The grandfather I wish I’d known

I have only two memories of my dad’s father, whom I called Papa: the ecstatic hugs he’d greet me with after I’d climbed the four steep flights of stairs to his apartment in Boston, and the sight of him, pale but jovial, in the white sheets of a hospital bed at Massachusetts General. 

After decades of exposure to asbestos as a shipyard electrician, Papa died of lung cancer in 1978, at 71. I was only four.

I knew him well enough to be sad then, but it wasn’t until later, when I heard all about him from my dad, that I fully appreciated what I’d lost.

My dad's parents, Emilia and Joe Gentile, on their wedding day in 1936.

My dad’s parents on their wedding day in Boston in 1936. My grandma’s parents had immigrated from Naples, and they worried that Sicilians like my grandpa were full of trouble.

Papa’s parents immigrated from Sicily around 1900, and he and his siblings were born over the next decade in the West End of Boston. But their dad died, maybe of appendicitis, when they were all still small.

Papa and his brother Tony, the two eldest kids, dropped out of grade school to support their mother and younger siblings.

Papa eventually found work as an electrician in the Charlestown Navy Yard. He married my grandmother, whom I called Mia, in 1936, and in 1940 they had my dad, Carmen, whom they raised Catholic.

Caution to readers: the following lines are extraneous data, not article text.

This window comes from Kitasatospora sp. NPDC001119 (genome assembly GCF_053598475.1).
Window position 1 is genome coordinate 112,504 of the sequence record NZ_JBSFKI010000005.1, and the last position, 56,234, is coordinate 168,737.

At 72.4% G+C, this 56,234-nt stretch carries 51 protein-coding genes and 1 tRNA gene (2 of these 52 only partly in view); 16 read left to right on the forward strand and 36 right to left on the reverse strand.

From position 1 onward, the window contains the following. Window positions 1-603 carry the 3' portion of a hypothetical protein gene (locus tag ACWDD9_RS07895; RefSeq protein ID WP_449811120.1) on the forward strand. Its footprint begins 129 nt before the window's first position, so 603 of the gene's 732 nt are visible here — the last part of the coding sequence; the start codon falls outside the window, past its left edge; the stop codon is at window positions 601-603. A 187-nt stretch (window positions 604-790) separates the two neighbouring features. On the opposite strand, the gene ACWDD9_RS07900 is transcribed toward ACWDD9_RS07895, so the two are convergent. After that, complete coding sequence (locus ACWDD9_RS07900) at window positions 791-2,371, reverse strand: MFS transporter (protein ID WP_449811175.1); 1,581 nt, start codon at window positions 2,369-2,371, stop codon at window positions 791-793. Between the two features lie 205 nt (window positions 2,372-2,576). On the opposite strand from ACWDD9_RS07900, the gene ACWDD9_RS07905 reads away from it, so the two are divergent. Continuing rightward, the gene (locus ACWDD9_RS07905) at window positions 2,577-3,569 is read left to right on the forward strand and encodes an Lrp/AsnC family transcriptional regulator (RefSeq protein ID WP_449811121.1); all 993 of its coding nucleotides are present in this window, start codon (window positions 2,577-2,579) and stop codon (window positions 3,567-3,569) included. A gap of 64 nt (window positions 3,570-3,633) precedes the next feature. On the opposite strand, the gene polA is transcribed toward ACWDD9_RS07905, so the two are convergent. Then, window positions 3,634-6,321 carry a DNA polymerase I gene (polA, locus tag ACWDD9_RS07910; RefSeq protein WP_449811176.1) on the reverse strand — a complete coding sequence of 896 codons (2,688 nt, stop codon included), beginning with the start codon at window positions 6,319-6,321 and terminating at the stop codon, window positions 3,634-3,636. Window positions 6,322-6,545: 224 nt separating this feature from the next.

Meanwhile, Tony opened a drugstore that was a front for his bookie business, which he operated under the direction and protection of some low-level mobsters. Though he was arrested from time to time, the charges always disappeared.

Tony married and had a kid, but he and his wife soon split up. Neither of them was much of a parent, so Papa and Mia took in their daughter, Lillian, and raised her as if she was theirs.

My dad (middle row, right) was an altar boy at St. Joseph's Church in the West End of Boston.

My dad (middle row, right) as an altar boy in Boston’s West End in the late 1940s.

Despite their differences, Papa and my great-uncle Tony were close their whole lives. They watched boxing matches on TV. They made all kinds of friends in their neighborhood—which included Italians, Irish, Jews, and African Americans—and gabbed with them over cigarettes and beers. They doted on my grandmother, my father, and Lillian.

Papa didn’t mind that Tony ran a numbers racket, and he even let my dad count money for him after school.

But it bothered Papa that Tony gambled away his own money. He was always either broke or flush, and when he was flush, he lived it up until he was broke again.

Papa wanted my dad to learn to make an honest, steady living like he did. Nights and weekends, he moonlighted as a plasterer, and he often took Dad along as an assistant.

Dad was generally too clumsy to be much help, he says, and one night, he really screwed up.

“My father and I are working on the job, and we finish,” Dad recalls. “Plastering is a really dirty job. You just create dust and everything all over the place. We finish, and my father leaves this apartment cleaner than when we found it. You could eat food off the floor, it was so clean.”

“And there was one bucket full of dirty plaster water. And I was tired. And sure enough, as I’m walking through the kitchen, I knock it over, and all this dirty water gets on the floor.”